After visiting with friends last night, I’m reminded of how much curb appeal matters. At the beginning of 2014, they purchased their home. It was a resale built in the early 90’s, and this was my first time seeing it. Their directions for finding the home were, and I quote, “First ugly house on the left.” Now, this wasn’t the first time they had told me the home was ugly, so I can openly admit – the home is ugly! But that’s one reason why they were able to get it close to $40,000 below the original listing price.
It’s not uncommon for buyers to see the front of a home and refuse to go in for a showing. It’s frustrating at times, but with buyers who have that strong of an initial reaction, it’s probably best to not waste any time looking at the home. I imagine this house was one that brought out that type of reaction in buyers, because the front has one of the most flat, boring exteriors I’ve ever seen on a home. There aren’t any shutters, the paint colors are drab, and the landscaping needs some work. It doesn’t reflect the interior at all.
As soon as you enter the home, the whole design does a 180°. There’s a giant great room with floor to ceiling windows and a second floor walkway, a big gourmet kitchen with a center island, a breakfast room and dining room, four bedrooms (including one with a loft), an oversized master suite, office, and bonus room. Plus, there’s a private balcony, screened porch, and in-ground swimming pool. This home is over 3,800 square-feet, but you wouldn’t know it looking at the front.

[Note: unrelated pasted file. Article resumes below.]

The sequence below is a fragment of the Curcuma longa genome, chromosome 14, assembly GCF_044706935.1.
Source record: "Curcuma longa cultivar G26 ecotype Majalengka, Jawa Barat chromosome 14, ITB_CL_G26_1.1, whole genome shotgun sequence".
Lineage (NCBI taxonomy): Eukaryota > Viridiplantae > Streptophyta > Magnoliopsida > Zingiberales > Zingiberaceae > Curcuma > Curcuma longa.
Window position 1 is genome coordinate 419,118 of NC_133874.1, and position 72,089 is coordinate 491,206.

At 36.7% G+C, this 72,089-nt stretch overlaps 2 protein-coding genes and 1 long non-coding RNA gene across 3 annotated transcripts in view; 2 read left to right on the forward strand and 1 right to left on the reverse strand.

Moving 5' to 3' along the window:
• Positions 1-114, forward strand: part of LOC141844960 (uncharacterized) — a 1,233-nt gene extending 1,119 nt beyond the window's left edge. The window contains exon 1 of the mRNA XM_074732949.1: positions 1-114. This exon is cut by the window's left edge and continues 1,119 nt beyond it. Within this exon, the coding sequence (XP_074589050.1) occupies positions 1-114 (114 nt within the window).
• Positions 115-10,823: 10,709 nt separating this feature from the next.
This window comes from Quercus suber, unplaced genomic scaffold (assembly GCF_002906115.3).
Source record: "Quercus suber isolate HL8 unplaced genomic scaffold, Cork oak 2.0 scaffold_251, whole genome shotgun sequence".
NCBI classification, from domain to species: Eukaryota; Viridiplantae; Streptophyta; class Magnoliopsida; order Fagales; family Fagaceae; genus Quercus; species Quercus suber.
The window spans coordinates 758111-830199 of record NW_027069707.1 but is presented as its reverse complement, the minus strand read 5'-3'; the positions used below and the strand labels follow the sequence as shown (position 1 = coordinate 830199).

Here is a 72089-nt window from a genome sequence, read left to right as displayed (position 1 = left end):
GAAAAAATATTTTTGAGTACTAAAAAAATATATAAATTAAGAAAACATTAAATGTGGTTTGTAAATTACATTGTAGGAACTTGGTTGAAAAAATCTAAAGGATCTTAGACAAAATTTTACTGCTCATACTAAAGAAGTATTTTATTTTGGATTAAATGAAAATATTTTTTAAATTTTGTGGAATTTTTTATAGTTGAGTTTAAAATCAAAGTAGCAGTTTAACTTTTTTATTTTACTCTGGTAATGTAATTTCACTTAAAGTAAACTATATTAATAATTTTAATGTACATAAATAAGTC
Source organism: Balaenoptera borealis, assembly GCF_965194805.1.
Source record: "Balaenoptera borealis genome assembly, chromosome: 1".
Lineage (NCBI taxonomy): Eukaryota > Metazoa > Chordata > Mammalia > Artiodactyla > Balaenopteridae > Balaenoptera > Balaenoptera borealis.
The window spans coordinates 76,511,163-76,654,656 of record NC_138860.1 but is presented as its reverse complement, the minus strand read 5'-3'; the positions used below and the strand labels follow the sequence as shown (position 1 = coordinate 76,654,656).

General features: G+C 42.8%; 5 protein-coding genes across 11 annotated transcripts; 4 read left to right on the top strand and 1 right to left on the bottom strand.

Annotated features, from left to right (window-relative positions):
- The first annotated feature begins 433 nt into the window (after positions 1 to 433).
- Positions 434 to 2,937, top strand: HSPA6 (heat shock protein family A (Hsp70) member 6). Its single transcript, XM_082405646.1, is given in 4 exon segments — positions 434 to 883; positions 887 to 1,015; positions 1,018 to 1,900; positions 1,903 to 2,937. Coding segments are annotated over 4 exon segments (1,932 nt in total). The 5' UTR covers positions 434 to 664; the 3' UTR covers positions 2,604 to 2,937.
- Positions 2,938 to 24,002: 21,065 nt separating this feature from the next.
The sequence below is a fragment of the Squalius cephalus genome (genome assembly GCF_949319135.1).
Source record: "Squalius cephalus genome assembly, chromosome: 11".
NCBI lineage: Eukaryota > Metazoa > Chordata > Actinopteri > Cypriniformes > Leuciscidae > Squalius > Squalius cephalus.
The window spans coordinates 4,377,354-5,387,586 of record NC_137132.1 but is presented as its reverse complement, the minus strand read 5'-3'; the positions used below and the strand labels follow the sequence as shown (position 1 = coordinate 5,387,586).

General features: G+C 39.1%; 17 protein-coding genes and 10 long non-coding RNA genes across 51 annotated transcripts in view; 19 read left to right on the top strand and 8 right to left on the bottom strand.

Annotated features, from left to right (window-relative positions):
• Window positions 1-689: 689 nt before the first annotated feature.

This home sat on the market for 7 months. Looking at it, I can only imagine how many times it was overlooked online due to the front picture. By our local Realtor association rules, we must make the front picture the first picture for all listings, so that’s usually the thumbnail that home buyers see in search results. Luckily, my friends’ tween daughter decided to look at it or they would have missed a great home with lots of character.
As soon as they looked at the interior pictures, they said, “We’ve got to see this house!” They did and quickly saw the potential. In case you’re wondering, they do plan on updating the front with new paint colors and architectural details.
This is just another reminder that, if you’re selling your home, curb appeal does matter and, if you’re searching for a home, digging a little deeper may bring you a good deal.
If you have any questions about buying a Wilmington area home, give us a call or send us a message through our Contact page.